The Coalition for a Better UC launched a campaign in the fall of 2017 focused on passing Assembly Bill 3153, which will extend financial aid from Cal Grant into summer sessions.
The campaign is expected to end in June of 2018 when the State Assembly will vote on the bill.
The coalition is requesting that the funding for this aid increase come from Governor Jerry Brown’s “Rainy Day Fund.”
Brown’s fund, which will amount to $13.5 billion by the summer of 2019 avoids raising taxes for the extended aid, according to Eddy Chikukwa the president and founder of the Coalition.
The University of California’s Office of the President (UCOP) estimated the total cost of summer tuition for all the UCs, Cal States and community colleges would be $148 million a year, which is 1 percent of Brown’s Rainy Day Fund.
Chikukwa, a third-year political science and philosophy double major, said he was inspired to start this campaign when he began working for the UC Santa Barbara Office of Financial Aid earlier last year.
The Board of Directors for the Cal State campuses are meeting in April to discuss and potentially approve the Bill.
“[The board] saying they’ll legitimize it, means 23 Cal States and the 450,000 students they represent said they’re [in support of] this. It’s a really big deal for negotiating leverage with legislators,” Chikukwa said.
According to Chikukwa, the coalition organizers alongside the University of California Student Association (UCSA) and the UC Regents will be going to Sacramento from March 24 to March 26 to present the bill to state legislators and ask for support.
The Associated Students (A.S.) passed a resolution on March 7 supporting this campaign.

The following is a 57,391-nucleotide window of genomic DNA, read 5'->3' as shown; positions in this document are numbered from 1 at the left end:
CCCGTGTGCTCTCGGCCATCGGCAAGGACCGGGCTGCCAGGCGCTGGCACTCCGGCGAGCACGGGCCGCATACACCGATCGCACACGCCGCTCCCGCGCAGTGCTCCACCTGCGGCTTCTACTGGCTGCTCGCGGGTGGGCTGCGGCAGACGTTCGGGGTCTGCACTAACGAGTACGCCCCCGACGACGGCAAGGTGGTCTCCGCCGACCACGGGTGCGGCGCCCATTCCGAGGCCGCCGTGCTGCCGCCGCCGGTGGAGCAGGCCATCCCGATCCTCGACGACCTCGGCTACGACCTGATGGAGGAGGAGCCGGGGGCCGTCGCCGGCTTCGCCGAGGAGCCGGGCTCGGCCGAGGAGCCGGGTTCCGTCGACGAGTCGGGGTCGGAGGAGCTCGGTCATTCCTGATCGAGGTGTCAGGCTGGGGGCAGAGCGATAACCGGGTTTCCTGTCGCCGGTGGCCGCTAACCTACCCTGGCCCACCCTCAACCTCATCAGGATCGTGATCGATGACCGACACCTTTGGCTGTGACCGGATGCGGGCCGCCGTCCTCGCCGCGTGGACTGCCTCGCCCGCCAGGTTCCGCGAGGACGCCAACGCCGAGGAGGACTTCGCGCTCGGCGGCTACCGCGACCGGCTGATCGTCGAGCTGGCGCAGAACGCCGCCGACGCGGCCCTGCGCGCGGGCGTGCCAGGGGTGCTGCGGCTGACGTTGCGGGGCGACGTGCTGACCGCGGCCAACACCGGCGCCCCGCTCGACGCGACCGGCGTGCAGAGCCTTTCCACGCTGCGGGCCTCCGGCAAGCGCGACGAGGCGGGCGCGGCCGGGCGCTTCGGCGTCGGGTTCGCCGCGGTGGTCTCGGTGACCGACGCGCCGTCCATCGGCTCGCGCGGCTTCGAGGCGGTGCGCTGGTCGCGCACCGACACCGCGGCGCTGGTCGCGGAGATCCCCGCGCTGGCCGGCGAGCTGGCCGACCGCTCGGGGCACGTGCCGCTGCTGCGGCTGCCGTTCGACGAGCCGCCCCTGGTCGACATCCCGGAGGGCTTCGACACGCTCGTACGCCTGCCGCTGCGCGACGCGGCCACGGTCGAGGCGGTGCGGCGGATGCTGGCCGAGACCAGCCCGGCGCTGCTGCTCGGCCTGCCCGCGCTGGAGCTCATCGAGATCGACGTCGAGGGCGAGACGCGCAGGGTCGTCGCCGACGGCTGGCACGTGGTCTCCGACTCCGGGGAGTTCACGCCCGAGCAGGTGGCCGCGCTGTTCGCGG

The resolution was presented by Mayela Morales, legislative outreach director for the Coalition, and Justice Dumlao, a third-year global studies major and communication director for the Coalition.
UC Irvine’s A.S. passed their own resolution on Feb. 15 sponsoring the Coalition’s campaign, and UC Santa Cruz, UC Riverside and UC Merced are among others that are discussing their involvement.
“The most telling signs that someone is going to graduate [in four years] is income level,” Director of Student Outreach for the Coalition, Chadwyck Moore said.
According to a study done by the Public Policy Institute of California (PPIC) in 2015, California will see a decrease of 1.1 million college graduates by 2030 due to lack of financial aid.
Chikukwa and the rest of the Coalition began promoting the idea of extending the Cal Grant into summer sessions in order to increase the amount of students that graduate out of UC’s and Cal States within four years.
“[The Coalition’s] whole motive was to educate people first, and then build legislative support,” said Chikukwa.
To make the bill more appealing to legislators, the Coalition is asking students to sign a petition in support of it, according to Moore, a fourth-year political science major.
“We need to show [the legislators] that students are behind this and are watching every step of the way,” Chikukwa said.
The Cal Grant is expected to include undocumented students as well as offer more financial aid to students from middle income families, added Chikukwa.
The Coalition’s platform that was presented to the A.S. claims that the campaign is a small step in the efforts to keep students from marginalized backgrounds in school and to “ultimately create free higher education institutions.”
“We students need to take this matter into our own hands. Taking out loans.. only increases the over $1.3 trillion of student debt nationwide,” said Morales, a fourth-year global and chicanx studies double major. “I’m very optimistic that this bill will be approved.”
Correction: This article inaccurately reported that the funding will be officially coming from Governor Brown’s “Rainy Day Fund,” and has been corrected to show that the Coalition for a Better UC is recommending it come from Brown’s Fund.